I thought I was doing something that was difficult but I certainly didn't think I was going to cause a political stir.
When it rains here in Uganda, it rains hard packing down the soil that may have just been turned over for planting. So, soft dirt turns into something resembling concrete. Soil also tends to dry out quickly after a rain making it difficult to keep it moist for any length of time. Farming God's Way teaches that it is important to have ground cover for your garden to 1. Retain moisture 2. Keep the rain from compacting the soil 3. Replenish the soil with the decaying ground cover.
I decided, the best ground cover for my new garden would be banana leaves. There they are, stacked on top of my car. All I had to do was to drive back to my new garden and dump them off...through the villages of Wabatunda, Wakayamba and Kabbubu.
What does this have to do with politics? That's what I wondered when Jennie Dangers told me I had just made a political statement. What does banana leaves have to do with politics? I just thought people were staring at me because I was a Mazungu driving with a huge pile of banana leaves. Jennie corrected me and said that anyone who wanted to support the incumbent would put banana leaves on their car or boda-boda (motorcycle).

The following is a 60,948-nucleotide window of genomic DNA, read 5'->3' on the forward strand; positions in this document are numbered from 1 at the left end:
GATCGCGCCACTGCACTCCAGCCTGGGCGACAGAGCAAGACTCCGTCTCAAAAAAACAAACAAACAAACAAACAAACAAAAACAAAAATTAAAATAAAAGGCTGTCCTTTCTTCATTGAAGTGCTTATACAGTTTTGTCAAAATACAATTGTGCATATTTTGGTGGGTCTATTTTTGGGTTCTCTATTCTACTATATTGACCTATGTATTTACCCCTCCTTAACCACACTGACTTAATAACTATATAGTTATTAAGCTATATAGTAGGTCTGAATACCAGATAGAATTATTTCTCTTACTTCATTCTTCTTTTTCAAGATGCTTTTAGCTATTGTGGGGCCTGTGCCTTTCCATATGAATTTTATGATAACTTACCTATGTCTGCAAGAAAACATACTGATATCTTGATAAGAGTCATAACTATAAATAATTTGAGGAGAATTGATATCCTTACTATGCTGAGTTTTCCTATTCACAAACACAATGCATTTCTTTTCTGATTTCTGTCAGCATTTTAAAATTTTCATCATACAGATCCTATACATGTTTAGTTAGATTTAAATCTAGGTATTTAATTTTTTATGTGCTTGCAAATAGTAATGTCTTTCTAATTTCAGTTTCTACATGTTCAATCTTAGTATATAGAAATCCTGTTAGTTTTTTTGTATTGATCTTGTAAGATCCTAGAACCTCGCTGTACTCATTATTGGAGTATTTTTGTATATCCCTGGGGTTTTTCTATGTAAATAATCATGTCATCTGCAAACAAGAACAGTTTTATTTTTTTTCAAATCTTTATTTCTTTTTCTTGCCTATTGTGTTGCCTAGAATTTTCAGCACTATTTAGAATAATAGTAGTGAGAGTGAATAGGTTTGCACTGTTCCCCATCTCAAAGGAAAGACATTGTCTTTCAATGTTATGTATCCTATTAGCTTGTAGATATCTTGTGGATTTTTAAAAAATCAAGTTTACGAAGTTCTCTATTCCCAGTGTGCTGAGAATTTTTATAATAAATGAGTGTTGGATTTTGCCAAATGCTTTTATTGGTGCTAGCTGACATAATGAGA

The last thing I wanted to do was to get involved in politics especially since even in Kiwoko (just 2 km from New Hope) there was violence during the primaries just three weeks ago. Just goes to show, you can make a statement...a BIG statement...without even trying. Thanks Jennie.